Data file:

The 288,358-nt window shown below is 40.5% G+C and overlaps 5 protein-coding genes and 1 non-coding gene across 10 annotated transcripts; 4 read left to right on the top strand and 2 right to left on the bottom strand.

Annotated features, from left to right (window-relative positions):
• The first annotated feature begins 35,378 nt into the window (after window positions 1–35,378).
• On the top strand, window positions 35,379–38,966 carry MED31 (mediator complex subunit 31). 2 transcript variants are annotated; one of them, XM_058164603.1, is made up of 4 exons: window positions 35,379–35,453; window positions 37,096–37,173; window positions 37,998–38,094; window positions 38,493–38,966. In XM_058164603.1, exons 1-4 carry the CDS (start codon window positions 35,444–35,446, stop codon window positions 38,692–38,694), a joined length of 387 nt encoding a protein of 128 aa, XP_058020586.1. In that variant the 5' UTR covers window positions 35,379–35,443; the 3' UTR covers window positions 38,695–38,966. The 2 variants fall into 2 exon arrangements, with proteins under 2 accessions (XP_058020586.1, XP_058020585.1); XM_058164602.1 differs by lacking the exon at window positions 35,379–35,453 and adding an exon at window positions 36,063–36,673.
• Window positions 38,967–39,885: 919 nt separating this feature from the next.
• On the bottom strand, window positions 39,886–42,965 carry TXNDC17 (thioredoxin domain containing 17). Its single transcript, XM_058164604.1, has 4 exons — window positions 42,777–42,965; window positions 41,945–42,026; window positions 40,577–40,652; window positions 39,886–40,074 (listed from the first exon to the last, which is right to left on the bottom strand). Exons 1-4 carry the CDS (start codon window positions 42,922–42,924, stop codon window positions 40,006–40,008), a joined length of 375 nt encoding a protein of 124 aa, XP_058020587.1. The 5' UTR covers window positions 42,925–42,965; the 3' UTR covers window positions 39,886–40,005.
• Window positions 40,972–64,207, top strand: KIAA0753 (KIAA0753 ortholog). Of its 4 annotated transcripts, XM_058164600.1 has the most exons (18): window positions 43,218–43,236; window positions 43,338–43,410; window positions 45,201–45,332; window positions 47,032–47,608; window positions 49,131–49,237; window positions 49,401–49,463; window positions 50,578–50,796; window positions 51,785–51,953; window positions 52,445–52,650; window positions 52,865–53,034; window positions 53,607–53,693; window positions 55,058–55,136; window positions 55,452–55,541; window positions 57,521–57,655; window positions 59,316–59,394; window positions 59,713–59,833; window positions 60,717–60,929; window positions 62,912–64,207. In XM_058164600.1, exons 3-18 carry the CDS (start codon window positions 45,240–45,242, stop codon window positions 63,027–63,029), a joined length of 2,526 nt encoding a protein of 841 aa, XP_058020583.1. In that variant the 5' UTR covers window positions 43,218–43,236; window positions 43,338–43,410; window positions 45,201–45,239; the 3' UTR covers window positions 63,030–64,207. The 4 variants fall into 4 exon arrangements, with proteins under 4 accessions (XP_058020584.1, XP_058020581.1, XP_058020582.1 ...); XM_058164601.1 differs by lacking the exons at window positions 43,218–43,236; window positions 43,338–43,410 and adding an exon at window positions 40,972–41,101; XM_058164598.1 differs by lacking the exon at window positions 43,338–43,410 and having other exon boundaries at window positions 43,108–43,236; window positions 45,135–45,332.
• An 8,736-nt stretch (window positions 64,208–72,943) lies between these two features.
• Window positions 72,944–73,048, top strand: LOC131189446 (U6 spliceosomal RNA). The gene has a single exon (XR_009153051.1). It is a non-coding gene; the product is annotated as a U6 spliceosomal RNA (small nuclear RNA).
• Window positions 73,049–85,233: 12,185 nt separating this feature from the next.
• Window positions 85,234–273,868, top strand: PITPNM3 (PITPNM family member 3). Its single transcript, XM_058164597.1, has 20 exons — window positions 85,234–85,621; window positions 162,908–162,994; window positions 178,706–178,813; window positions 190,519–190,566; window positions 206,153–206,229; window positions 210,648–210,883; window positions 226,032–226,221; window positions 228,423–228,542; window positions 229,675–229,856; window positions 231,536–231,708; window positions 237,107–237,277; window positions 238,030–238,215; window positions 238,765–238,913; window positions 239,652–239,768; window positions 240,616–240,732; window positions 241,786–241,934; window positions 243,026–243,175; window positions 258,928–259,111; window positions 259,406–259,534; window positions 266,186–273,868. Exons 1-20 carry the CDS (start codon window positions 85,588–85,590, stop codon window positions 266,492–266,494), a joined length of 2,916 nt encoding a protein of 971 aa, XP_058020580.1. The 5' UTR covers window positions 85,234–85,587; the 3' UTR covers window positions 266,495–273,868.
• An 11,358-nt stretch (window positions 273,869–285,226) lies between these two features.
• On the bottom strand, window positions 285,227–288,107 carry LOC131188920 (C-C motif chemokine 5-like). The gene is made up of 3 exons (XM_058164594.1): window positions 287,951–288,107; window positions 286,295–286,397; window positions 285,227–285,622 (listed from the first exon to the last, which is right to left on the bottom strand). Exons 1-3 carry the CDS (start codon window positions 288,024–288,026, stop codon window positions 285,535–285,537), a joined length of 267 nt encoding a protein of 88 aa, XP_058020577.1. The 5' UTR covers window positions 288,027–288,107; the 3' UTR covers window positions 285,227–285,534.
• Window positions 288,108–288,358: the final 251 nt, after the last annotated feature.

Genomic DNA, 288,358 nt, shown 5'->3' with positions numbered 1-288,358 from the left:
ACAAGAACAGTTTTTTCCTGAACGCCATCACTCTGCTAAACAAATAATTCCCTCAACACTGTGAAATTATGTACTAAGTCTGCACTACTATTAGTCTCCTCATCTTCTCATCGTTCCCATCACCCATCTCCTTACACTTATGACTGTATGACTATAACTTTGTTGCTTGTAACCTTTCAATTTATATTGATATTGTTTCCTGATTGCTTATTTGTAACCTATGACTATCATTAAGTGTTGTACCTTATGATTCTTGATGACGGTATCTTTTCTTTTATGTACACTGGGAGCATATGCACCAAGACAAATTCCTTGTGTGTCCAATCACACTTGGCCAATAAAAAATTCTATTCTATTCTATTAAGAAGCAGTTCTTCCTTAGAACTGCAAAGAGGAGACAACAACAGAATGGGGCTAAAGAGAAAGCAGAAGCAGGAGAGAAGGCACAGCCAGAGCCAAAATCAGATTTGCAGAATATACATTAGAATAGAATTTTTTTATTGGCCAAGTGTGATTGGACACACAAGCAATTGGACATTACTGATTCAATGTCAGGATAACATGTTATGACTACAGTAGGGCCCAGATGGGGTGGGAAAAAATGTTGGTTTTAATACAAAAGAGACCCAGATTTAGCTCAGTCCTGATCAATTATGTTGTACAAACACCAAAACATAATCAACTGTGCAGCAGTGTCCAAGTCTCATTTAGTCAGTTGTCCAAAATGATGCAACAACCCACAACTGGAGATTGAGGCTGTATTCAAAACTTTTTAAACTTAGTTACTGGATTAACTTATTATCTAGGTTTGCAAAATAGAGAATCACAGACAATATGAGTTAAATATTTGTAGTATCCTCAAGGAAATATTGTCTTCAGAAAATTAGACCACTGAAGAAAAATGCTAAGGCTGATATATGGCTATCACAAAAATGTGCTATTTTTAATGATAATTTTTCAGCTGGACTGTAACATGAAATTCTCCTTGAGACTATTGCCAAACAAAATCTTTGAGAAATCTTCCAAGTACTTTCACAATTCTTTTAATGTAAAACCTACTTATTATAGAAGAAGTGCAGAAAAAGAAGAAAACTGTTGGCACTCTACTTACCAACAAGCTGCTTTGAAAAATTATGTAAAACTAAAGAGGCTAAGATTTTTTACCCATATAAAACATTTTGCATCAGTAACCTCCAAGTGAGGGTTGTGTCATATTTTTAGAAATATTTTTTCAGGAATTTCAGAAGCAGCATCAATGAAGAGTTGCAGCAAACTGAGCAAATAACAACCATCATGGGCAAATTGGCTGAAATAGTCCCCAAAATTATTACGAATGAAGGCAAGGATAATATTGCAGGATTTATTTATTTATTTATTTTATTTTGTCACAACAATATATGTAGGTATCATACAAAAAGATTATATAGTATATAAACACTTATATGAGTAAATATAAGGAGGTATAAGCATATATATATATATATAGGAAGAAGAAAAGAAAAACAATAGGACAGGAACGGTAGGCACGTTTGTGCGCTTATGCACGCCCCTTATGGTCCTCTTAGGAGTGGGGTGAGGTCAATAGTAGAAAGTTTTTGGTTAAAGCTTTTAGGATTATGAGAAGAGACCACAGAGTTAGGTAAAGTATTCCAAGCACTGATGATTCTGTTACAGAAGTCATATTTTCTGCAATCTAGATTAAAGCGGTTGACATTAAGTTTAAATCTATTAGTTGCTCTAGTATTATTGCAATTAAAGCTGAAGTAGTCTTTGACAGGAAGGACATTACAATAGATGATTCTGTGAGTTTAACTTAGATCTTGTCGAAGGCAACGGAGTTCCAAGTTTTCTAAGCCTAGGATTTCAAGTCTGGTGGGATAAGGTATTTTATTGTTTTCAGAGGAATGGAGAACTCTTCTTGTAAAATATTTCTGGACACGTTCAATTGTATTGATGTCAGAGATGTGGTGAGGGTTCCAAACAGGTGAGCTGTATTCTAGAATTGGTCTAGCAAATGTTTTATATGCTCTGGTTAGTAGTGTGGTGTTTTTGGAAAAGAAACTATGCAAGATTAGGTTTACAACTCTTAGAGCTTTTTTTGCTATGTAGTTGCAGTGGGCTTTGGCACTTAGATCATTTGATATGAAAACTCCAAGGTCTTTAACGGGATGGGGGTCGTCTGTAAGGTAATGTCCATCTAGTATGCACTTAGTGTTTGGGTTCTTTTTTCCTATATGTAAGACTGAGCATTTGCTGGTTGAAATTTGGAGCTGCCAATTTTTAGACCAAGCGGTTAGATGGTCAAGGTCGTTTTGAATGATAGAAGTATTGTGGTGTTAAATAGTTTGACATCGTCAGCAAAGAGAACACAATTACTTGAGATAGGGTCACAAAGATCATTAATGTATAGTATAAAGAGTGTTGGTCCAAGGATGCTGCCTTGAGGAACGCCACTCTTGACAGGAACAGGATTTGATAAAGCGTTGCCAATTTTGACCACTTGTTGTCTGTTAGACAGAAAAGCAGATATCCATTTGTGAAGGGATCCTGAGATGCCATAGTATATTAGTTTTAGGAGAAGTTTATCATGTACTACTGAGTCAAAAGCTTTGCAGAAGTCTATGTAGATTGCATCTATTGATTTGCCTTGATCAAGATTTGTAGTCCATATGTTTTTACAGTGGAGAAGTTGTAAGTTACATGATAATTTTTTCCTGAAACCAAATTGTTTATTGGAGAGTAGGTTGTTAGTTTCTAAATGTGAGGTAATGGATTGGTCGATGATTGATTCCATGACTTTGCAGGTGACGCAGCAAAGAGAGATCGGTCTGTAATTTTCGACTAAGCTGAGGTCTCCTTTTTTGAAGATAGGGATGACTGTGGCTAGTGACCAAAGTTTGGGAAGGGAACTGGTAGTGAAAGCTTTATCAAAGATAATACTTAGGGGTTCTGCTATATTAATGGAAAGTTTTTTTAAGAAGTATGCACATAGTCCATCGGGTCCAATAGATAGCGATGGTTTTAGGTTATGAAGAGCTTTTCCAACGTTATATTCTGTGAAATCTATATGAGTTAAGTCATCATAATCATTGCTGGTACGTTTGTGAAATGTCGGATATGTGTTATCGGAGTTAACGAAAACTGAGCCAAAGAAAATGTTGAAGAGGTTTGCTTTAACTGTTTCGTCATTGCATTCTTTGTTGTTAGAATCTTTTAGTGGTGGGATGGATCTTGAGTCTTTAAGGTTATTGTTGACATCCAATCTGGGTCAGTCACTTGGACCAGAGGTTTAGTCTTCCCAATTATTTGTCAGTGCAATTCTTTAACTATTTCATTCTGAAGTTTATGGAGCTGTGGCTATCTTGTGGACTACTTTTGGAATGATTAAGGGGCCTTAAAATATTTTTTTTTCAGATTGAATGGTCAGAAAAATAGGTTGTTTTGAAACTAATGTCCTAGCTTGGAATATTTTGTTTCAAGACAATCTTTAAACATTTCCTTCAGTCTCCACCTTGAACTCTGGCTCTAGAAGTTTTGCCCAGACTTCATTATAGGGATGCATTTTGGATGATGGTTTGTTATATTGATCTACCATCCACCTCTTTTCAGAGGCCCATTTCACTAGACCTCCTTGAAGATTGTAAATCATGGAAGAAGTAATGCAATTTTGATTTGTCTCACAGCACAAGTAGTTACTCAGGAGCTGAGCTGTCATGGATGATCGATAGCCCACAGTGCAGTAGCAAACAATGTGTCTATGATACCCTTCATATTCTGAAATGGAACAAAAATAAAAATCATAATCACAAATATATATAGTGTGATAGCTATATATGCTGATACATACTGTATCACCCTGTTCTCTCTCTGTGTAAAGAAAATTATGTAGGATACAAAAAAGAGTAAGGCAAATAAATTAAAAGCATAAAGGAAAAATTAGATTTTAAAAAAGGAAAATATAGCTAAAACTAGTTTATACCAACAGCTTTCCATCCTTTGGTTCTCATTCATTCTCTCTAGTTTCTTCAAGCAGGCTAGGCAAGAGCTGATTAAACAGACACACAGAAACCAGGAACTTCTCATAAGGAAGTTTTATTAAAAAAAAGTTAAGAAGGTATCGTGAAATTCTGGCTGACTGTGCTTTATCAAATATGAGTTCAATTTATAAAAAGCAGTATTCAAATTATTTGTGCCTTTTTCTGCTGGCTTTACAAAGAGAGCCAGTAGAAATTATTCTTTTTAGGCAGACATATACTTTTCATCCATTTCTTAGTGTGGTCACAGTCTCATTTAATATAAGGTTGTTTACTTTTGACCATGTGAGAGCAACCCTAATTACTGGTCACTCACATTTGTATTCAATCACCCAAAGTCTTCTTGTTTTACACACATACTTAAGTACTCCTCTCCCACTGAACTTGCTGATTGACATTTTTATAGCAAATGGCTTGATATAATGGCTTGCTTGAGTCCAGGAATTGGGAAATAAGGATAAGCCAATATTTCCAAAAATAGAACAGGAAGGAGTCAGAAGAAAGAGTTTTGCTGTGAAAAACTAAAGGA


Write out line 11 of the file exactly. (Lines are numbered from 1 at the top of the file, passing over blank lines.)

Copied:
• Window positions 85,234–273,868, top strand: PITPNM3 (PITPNM family member 3). Its single transcript, XM_058164597.1, has 20 exons — window positions 85,234–85,621; window positions 162,908–162,994; window positions 178,706–178,813; window positions 190,519–190,566; window positions 206,153–206,229; window positions 210,648–210,883; window positions 226,032–226,221; window positions 228,423–228,542; window positions 229,675–229,856; window positions 231,536–231,708; window positions 237,107–237,277; window positions 238,030–238,215; window positions 238,765–238,913; window positions 239,652–239,768; window positions 240,616–240,732; window positions 241,786–241,934; window positions 243,026–243,175; window positions 258,928–259,111; window positions 259,406–259,534; window positions 266,186–273,868. Exons 1-20 carry the CDS (start codon window positions 85,588–85,590, stop codon window positions 266,492–266,494), a joined length of 2,916 nt encoding a protein of 971 aa, XP_058020580.1. The 5' UTR covers window positions 85,234–85,587; the 3' UTR covers window positions 266,495–273,868.